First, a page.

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Spring is home shopping, selling, and remodeling season. Why this spring is a time to sell and what improvements to make before putting your house on the market.
Spring has sprung which means people are doing more outdoor activities. That includes getting to work on that home improvement list or shopping for a new home all together.
“Spring is a good time for mortgages because the weather is changing and folks that want to buy are getting out and looking around more,” says Michelle Davis, Senior Vice President. “Also, it is almost the end of school and their kids wouldn’t have to change schools until the next year started. And, they would have the summer time to move in and get it like they want it.”
Last year, a combination of rising mortgage rates, rising home prices, meager housing options, and bidding wars caused sales to drop.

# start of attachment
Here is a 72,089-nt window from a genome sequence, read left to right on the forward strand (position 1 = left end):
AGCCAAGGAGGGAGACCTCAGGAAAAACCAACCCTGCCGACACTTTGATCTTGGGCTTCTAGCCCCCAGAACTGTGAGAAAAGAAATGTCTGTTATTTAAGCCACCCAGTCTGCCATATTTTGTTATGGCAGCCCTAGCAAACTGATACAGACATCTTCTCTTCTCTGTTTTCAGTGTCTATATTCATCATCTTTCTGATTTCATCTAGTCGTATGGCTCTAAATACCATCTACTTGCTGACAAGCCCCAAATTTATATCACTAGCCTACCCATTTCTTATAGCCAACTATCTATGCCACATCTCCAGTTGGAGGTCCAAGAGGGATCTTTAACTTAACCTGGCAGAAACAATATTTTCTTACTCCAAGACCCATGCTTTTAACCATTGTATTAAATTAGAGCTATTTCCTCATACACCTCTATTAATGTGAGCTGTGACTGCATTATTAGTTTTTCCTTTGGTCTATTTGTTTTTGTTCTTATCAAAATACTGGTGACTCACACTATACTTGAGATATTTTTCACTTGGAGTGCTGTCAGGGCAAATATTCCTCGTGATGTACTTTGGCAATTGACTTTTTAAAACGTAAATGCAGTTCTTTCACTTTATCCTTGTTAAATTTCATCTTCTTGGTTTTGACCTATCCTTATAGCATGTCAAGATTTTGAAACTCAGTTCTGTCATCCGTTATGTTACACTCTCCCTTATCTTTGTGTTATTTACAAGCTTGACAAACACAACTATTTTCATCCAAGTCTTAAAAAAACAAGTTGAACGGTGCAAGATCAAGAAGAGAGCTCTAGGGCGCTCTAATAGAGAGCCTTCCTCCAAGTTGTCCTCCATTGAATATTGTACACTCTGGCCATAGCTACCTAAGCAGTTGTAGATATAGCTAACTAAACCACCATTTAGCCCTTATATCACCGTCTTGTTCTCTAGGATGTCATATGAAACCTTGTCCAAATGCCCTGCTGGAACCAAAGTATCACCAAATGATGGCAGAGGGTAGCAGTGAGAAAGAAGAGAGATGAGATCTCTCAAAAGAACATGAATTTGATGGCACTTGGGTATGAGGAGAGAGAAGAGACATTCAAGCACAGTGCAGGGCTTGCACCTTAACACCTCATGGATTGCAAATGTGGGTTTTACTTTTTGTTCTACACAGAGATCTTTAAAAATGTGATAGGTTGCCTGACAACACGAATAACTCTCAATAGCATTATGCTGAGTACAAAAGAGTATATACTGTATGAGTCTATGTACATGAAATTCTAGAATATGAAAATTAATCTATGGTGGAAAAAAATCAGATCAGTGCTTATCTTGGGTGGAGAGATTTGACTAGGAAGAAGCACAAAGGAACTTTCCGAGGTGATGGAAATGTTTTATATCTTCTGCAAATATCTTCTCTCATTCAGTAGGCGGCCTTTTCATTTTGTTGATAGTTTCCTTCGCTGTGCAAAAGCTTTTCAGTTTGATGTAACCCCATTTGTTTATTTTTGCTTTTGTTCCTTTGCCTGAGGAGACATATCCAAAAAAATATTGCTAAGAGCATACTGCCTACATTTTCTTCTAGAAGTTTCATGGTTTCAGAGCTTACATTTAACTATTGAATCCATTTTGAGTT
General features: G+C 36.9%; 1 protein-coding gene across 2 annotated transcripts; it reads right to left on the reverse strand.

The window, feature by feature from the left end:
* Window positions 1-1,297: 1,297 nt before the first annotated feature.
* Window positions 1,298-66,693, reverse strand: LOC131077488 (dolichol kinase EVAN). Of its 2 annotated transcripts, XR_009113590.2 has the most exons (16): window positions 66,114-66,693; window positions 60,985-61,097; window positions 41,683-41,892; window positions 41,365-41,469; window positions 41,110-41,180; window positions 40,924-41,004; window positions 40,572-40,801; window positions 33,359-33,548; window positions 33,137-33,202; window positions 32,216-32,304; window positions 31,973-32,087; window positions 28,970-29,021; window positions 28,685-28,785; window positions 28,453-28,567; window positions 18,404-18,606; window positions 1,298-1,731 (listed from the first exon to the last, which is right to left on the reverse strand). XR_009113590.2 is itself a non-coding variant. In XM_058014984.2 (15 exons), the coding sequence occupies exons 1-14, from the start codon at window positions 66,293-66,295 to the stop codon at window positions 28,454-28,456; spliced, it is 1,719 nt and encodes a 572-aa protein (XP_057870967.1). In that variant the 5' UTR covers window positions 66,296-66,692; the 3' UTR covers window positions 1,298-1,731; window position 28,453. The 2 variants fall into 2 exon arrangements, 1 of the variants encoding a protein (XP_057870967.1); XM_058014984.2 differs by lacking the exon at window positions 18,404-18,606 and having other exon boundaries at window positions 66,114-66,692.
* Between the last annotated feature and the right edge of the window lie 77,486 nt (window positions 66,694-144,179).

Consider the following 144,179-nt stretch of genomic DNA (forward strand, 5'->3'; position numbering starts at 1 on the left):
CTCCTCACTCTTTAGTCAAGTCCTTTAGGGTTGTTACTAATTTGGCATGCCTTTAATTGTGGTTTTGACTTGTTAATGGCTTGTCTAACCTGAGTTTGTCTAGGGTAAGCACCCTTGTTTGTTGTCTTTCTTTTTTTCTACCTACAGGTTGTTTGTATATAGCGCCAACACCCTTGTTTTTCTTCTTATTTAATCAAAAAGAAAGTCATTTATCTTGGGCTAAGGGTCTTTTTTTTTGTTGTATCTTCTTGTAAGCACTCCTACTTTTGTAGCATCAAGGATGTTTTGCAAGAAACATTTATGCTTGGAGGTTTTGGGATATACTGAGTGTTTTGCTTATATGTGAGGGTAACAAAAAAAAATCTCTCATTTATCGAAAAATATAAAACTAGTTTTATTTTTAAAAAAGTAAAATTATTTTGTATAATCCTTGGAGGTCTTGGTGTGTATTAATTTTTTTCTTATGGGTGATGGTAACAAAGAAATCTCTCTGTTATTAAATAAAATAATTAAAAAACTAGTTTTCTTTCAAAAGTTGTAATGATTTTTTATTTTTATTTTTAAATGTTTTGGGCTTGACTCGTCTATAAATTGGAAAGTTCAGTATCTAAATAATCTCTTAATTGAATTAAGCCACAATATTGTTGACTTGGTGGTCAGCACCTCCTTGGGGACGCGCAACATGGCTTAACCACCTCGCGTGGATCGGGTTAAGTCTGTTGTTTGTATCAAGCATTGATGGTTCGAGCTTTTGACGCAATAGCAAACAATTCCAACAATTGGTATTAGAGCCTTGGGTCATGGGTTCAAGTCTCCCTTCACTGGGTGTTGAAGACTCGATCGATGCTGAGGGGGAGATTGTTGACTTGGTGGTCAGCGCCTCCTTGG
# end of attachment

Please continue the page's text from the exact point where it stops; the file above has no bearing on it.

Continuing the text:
But falling mortgage rates and rising wages are expected to lead to a strong home-buying season this spring and summer. According to the Mortgage Bankers Association, mortgage applications for home purchases are already up compared to this time last year.
Spring is also the time many people look to make home improvements.
“Homeowners are thinking clean, new and fresh,” said Davis.
For those planning on making major home improvements, it’s always best to focus on the ones that will offer a return on investment, especially if you’re planning the sell the home in the near to very near future.
New windows, specifically those in the mid-range, can deliver as much as 78% return on investment, according to Zillow.
Focusing on curbside appeal can really help. Aesthetic fixes like landscaping, clearing clutter, repairing gutters and downspouts, repairing or replacing the mailbox, and touching up any areas where paint is peeling can go a long way to getting a home buyer to come in the door.
Taking that paint one step further, Zillow found that a pop of color can go a long way. A creative colored door can increase a home’s value by as much as $6,000.
If you’re up for a more expensive project, replace the roof. A typical shingled roof will last anywhere from 10-20 years. It’s best to hire a professional for this one though.
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